Black Friday has become a major part of the Thanksgiving holiday. For some, shopping for deals at midnight is a beloved tradition; for others, it is a sad picture of American materialism.
Senior Adam “Pots” and freshman Josh “Pans” Potter celebrate Black Friday with a tradition of their own.
These Chicago residents begin waiting in line at Best Buy as early as 3 p.m. on Thanksgiving in hopes of getting the first-come, first-serve deals for their friends and family, who in turn pay them for their time in line.
Last year, with their coupons and earnings, they got a $200 widescreen TV for free. In the midst of the fun, they keep the spirit of Thanksgiving in mind by rotating who gets to go home and eat with their families in the evening.
Black Friday isn’t just about good deals, though. For many, the experience is every bit as important.
“The best part is sitting in line,” said junior Ethan Raysby.
Best Buy puts on a show while their customers wait, complete with a TV truck, a contest and free cheesecake.
“We sit out all night, so you have to make friends with the people around you and entertain each other,” Adam said.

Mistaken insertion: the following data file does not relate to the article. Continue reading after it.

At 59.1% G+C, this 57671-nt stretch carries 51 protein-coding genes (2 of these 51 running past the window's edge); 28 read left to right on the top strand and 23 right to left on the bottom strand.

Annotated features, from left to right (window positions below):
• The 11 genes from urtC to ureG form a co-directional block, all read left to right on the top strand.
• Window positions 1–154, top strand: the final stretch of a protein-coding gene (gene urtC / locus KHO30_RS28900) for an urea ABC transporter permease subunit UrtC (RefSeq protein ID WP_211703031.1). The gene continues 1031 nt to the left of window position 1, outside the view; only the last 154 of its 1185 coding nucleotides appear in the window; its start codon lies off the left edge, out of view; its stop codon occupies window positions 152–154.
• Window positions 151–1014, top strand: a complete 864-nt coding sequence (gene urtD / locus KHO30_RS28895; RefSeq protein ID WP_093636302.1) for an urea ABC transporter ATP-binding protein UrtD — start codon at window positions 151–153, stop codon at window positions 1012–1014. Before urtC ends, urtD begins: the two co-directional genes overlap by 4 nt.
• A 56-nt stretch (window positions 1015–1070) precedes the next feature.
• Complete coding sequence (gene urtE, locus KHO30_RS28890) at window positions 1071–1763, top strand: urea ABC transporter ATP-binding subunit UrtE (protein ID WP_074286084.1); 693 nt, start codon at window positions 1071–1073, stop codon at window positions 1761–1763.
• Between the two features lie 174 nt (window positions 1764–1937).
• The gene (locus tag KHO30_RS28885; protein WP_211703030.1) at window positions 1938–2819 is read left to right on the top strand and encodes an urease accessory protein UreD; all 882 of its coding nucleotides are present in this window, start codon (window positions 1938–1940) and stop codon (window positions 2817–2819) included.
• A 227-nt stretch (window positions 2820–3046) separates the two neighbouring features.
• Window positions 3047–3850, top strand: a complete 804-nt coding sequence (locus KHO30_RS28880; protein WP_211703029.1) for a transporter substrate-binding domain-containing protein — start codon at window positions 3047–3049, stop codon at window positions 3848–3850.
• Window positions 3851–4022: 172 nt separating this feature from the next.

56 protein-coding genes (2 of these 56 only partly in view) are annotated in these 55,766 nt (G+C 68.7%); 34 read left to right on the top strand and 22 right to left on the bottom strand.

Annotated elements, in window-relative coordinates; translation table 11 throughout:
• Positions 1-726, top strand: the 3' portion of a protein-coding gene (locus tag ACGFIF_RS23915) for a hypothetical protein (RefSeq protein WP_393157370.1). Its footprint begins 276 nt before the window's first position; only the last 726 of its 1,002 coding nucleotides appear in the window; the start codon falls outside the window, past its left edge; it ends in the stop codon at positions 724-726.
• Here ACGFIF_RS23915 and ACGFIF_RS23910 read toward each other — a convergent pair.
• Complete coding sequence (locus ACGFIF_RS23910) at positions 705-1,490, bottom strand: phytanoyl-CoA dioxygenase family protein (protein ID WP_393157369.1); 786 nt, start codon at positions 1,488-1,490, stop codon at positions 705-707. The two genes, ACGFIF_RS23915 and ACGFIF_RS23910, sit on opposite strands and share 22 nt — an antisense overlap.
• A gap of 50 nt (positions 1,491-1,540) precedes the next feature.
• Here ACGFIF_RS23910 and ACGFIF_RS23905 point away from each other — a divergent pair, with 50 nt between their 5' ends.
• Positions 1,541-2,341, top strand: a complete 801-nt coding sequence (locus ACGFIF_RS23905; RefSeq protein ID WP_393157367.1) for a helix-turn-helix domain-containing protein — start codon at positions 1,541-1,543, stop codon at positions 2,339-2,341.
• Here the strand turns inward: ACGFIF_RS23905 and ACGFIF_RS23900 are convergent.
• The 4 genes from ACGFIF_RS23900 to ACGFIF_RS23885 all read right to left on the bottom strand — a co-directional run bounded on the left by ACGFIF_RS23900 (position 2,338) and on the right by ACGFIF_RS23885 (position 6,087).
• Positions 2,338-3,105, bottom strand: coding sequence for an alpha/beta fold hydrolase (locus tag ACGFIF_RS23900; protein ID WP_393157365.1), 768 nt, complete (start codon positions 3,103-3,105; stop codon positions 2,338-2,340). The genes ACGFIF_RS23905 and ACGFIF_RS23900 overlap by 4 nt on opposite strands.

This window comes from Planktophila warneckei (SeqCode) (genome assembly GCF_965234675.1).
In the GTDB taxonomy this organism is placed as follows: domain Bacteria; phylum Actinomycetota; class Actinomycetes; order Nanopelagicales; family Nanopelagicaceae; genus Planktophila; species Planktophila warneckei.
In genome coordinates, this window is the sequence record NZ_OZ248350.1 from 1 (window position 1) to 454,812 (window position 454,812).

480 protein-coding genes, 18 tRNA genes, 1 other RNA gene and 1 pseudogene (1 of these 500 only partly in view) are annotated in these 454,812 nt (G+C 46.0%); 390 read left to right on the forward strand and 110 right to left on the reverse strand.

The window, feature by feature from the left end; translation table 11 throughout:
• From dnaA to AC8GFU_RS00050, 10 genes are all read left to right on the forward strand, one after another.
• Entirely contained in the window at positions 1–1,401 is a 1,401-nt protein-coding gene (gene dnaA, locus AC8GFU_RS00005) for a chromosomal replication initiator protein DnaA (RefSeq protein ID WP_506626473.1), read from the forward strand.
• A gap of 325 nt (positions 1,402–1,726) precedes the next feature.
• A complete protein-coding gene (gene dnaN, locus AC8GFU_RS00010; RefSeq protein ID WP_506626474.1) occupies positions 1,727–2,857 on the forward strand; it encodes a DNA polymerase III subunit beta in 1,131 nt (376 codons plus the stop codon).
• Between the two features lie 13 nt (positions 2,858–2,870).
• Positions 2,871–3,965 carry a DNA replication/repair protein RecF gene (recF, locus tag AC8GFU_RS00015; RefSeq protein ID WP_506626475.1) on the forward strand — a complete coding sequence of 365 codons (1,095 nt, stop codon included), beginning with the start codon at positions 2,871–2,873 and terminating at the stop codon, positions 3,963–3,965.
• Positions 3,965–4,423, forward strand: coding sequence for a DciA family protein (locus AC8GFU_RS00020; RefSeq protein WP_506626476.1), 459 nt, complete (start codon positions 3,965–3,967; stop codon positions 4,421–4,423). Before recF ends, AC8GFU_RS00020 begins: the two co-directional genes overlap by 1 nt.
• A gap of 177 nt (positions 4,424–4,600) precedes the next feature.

One year, the brothers were interviewed by a reporter and joked that they were there to buy their dad a Shake Weight, an item Best Buy does not actually sell.
However, there are some NW students who do not enjoy the Black Friday madness as much as the brothers.
“I just think it’s a disgusting display of American consumerism,” junior Katie Krebs said. “Americans are really good at turning holidays into something full of greed and possessions. We’re supposed to be thankful for all we have, but people kill themselves to buy a big screen TV.”
The Potter brothers experienced this violence last year while they were standing in line, when a group of people wearing masks ran over their beanbag game with a car while yelling and causing a scene.
The timing of Black Friday bothers some people as well. Raysby expressed frustration over Black Friday sales beginning earlier on Thanksgiving each year.
“It’s ridiculous because it gets pushed up into Thanksgiving Day,” Raysby said. “They should keep it at midnight.”
Even the Potter brothers admit their family’s Thanksgiving celebration may be compromised because of Black Friday.
“It is cutting into the true meaning of Thanksgiving,” Josh said. “My family still celebrates it for the right reason, but my mom doesn’t like that we go to Black Friday so early. She still wants family on Thanksgiving.”